I accompanied my younger child to the park on two occasions. Her focus was play. We spent time at the fog bridge, the splash pad, and her favorite, the actual playground. While technically the fog bridge is not a play area, she enjoyed running through the mist. The splash pad is more fun on a hot and humid day. The playground is always fun. It's where we spent the most amount of time. I quite like that it's difficult for adults to maneuver the equipment in this playground. I think it provides children much needed adventure and autonomy. I've also observed at this playground that adults respect the age limitations posted on the equipment.


Waterfront Location

New York City is composed of islands plus the Bronx. Manhattan and Staten Island are islands. Brooklyn and Queens are on Long Island. It can be challenging to see and get close to the water around us. This park gives us another piece of recreational waterfront. The East River, a tidal estuary, really, is a striking waterbody. It's broad and fast.

View of the Williamsburg Bridge

You can see the entire span of the bridge from the park. The Williamsburg Bridge is a multimodal transportation system supporting train, auto, walking and cycling.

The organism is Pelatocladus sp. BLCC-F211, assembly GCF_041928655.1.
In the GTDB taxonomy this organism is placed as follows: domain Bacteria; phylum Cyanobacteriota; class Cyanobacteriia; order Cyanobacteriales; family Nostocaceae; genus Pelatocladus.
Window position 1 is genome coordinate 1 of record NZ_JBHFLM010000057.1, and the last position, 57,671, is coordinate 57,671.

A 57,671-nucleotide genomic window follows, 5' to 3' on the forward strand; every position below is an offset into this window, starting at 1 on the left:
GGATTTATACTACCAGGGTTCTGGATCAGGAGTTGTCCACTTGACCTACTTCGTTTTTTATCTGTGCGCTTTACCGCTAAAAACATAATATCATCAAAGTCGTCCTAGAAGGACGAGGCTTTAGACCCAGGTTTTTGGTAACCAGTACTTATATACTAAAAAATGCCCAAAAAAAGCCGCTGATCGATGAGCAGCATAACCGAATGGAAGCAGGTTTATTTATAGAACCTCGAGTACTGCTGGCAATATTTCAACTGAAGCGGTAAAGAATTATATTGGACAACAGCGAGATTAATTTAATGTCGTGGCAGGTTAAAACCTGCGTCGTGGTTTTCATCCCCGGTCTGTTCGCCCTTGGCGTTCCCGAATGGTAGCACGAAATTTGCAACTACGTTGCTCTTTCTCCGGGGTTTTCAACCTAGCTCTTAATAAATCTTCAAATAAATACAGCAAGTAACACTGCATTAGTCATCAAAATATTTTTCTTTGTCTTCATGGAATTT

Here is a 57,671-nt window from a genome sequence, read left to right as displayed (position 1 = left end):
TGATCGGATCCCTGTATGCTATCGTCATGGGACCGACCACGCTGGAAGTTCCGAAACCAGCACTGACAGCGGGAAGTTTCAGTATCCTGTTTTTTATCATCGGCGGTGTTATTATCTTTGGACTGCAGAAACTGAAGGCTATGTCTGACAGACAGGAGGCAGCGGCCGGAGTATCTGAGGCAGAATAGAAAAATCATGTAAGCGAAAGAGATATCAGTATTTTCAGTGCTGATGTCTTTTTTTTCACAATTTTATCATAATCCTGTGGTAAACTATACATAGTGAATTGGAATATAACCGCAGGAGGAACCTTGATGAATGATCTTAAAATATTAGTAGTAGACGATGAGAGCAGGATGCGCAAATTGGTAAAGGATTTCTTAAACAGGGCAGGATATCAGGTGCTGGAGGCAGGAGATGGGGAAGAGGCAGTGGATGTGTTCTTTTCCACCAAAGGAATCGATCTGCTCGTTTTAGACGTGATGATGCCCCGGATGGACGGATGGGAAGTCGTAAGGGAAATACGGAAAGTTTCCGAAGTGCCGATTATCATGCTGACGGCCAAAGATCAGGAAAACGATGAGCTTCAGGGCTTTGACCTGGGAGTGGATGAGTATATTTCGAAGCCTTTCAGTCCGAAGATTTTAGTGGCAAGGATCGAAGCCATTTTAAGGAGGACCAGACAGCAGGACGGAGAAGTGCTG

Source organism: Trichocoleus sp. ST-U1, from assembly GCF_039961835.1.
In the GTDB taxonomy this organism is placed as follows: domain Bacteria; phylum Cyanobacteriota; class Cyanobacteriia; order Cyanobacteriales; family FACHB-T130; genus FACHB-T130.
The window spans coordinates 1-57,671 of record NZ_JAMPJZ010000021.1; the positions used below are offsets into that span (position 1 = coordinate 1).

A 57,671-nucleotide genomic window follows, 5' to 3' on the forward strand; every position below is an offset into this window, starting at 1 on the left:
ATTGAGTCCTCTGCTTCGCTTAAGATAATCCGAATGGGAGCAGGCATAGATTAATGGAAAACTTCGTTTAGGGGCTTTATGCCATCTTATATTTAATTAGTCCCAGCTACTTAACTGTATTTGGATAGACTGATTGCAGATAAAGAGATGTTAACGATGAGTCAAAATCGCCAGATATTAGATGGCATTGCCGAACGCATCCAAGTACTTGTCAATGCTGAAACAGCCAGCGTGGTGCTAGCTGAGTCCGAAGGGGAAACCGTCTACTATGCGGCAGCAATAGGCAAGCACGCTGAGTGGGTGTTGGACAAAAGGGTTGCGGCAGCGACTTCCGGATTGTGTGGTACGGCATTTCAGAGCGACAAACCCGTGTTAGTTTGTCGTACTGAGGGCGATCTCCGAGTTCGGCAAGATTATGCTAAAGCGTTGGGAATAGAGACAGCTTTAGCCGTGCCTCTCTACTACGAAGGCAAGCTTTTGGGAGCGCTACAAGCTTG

Preservation of Industrial Features

The practice of salvaging and incorporating industrial artifacts into contemporary landscapes is nothing new. In NYC, the High Line is perhaps the most well-known park to design with artifacts in mind. Other parks, such as Gas Works Park in Seattle (Richard Haag, 1975) and Landscape Park Duisburg-Nord in Germany (Peter Katz, 1994), set this precedent, however. Given this history, I appreciate the use of salvaged, and re-created, components of the site's former industry. As is noted Yoshi Silverstein's review of Ellen Brae's book, Beauty Redeemed: Recycling Post-Industrial Landscapes, for ASLA The Dirt, these post-industrial parks can make contributions to sustainability goals in terms of recycling materials, can remind of us the various cultural forms of capitalism, and finally, can provoke us to think about the mutability of the landscape and at least from a design perspective, to appreciate and accommodate the existing fabric of a landscape.



A couple of less shiny aspects to note (again). One, Domino Park is not a publicly-owned or operated park but during our visits it has felt public-spirited. Two, A "wet weather discharge point" is located at one end of the park (see above photo) meaning that when it rains, stormwater runoff and raw sewage might be released into the East River at this location.

Finally, how did we travel to Domino Park? We took the J/M to Marcy Avenue.